Monday, August 1, 2016

Nutrition Myths

Did you know?

I read an article a while back and wrote a post about it. It was deleted due to reconfiguring my blog but I did save it first. Here's an overview of that article called “20 Mainstream Nutrition Myths that Most People Believe (Even though they’ve been Proved Wrong)". The article can be found at, but I did a brief review here...

For any of my Facebook Happy-Healthy-Living followers, you see the many food related articles I post. I’m working on getting my blog more updated with those same articles, hang in there!
In today’s society it’s hard to know exactly where our food comes from let alone if where it says it comes from it true. According to the article, eating a low-fat, high-carb diet with a lot of grains is not as good for you as we were once advised. It used to be pushed as a weight loss food program as well as preventative care for cancer. This is a myth. Many studies have been done from reputable sources showing inconclusive evidence for the statement to be true.

Another common myth is “Salt should be restricted in order to lower blood pressure and reduce heart attacks and strokes”. Now I am a fan of seasoning and always thought this was true, so hesitated on my salt intake. According to the article, on average, lowering your salt intake can indeed reduce a persons’ blood pressure by 1-5 mm/Hg. That being said, this has no effect on heart attacks, strokes or death. There is one exception to this common myth, if you have a pre-existing medical condition such as salt-sensitive hypertension, you may have increased risks that involve salt.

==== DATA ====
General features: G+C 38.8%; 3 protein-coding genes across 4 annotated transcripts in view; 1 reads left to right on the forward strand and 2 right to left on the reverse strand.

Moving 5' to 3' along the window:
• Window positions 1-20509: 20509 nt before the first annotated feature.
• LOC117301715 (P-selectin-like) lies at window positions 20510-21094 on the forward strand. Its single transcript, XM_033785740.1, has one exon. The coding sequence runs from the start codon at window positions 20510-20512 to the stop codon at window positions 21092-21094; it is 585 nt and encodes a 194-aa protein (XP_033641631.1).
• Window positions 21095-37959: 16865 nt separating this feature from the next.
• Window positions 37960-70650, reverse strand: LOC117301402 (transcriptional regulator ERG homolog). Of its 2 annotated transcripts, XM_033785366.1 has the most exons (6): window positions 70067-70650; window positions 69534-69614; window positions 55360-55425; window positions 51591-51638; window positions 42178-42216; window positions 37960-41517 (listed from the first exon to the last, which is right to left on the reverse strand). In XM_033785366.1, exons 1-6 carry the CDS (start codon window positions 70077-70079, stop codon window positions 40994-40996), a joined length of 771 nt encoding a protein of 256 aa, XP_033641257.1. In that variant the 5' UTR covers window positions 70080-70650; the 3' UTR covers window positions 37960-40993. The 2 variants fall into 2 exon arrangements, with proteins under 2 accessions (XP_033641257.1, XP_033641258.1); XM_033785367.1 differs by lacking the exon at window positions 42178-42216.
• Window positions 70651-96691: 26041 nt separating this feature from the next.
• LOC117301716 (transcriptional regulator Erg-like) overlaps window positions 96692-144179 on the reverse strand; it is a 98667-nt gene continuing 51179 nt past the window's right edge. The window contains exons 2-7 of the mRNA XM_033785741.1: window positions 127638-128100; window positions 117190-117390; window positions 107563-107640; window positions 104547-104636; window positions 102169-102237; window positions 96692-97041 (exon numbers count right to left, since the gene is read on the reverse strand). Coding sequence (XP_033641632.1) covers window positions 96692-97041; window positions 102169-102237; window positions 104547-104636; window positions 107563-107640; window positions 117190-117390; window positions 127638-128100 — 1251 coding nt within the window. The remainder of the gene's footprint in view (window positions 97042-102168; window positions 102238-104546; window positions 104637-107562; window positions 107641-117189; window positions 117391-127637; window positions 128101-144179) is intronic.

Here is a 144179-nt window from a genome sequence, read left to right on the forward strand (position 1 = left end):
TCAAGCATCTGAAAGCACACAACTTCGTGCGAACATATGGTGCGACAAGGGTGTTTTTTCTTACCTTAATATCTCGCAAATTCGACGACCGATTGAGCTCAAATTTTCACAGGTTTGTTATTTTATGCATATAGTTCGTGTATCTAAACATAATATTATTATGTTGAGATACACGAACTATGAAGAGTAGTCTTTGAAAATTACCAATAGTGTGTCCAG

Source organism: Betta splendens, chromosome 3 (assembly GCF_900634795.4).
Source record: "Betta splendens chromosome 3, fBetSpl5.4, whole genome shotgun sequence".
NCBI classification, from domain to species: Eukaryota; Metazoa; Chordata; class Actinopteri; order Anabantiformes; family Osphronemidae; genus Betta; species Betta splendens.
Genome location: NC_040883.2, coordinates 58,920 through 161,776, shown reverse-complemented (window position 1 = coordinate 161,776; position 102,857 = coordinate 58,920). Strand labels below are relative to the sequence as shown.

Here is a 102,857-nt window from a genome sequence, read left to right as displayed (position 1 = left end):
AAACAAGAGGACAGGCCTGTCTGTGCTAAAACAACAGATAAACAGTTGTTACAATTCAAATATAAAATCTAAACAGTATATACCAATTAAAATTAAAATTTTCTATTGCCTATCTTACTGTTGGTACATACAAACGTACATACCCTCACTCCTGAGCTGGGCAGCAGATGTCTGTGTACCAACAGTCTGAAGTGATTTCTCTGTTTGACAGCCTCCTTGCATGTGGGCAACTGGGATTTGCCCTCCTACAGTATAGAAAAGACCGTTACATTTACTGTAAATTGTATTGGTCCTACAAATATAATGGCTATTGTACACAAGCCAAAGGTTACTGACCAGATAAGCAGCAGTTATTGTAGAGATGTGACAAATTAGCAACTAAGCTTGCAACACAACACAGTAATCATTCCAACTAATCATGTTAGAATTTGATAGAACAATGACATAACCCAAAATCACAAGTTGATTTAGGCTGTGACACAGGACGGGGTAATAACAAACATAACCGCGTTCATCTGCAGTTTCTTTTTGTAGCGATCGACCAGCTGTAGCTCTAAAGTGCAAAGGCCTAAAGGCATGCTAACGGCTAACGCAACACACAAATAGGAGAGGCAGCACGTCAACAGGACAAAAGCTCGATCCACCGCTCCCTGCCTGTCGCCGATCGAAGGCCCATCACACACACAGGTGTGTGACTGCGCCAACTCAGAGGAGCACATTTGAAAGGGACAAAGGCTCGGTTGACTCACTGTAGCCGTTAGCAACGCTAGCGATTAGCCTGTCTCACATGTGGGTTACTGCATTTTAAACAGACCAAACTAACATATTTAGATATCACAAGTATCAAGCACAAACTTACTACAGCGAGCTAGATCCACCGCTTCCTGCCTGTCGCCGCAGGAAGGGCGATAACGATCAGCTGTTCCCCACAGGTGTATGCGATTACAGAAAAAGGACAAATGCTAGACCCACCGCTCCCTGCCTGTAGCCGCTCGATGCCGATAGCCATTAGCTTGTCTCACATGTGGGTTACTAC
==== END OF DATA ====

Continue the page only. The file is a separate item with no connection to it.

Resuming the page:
“It is best to eat many, small meals throughout the day to ‘stoke the metabolic flame’”. This is another common myth that I have heard from many health professionals throughout my lifetime. I’ve been blessed my entire life, thus far, with a fairly “high” metabolism. I grew up eating 3 meals a day; breakfast, lunch and dinner. As I grew older and continued to stay active, I met several friends in the health field. They almost all advised me it is best to eat 5 small meals rather than 3 larger meals. According to this article, that’s a myth and eating 2-3 meals per day has the ‘exact same effect on total calories burned as eating 5-6 (or more) smaller meals.’ I never thought of it as how many calories I was eating. I’ve never been a calorie counter and frankly, don’t know if I ever will. I eat healthy and stay active, therefore; I try not to go crazy… Granted, calorie counting works wonders for many of my friends! Some people benefit from eating often because it prevents excessive hunger. According to the article, that is true, but it is untruthful that this has an effect on the amount of calories we burn. On the flip side, there have been multiple studies showing how eating ‘too’ often can have a negative effect on the body. In on recent article, frequent meals increased liver and abdominal fat on a high calorie diet intensely. That is contradicting to what many think is the ‘healthy’ choice today.

Have you heard that “Whole wheat is a health food and an essential part of a balanced diet”? I have and I love wheat. The only issue, in today’s society, wheat doesn’t carry the same nutritious value it used to. Studies have been down that show “older wheat” compared to “modern wheat” and the difference in our production today. Modern wheat can cause an increase in cholesterol levels as well as inflammatory markers. I’ve thought about this in depth since I grew up eating mainly wheat bread and continue to lean towards wheat choices, but beyond the other health concerns, modern wheat products can cause symptoms such as bloating, drowsiness, discomfort and reduced quality of life in patients with irritable bowel syndrome. A great alternative is Einkorn, an older variety of wheat that Young Living offers in an organic form! Contact me for more information on Einkorn and other Young Living products.

These are just a few of the myths the article talks about. Click here to view the full article!

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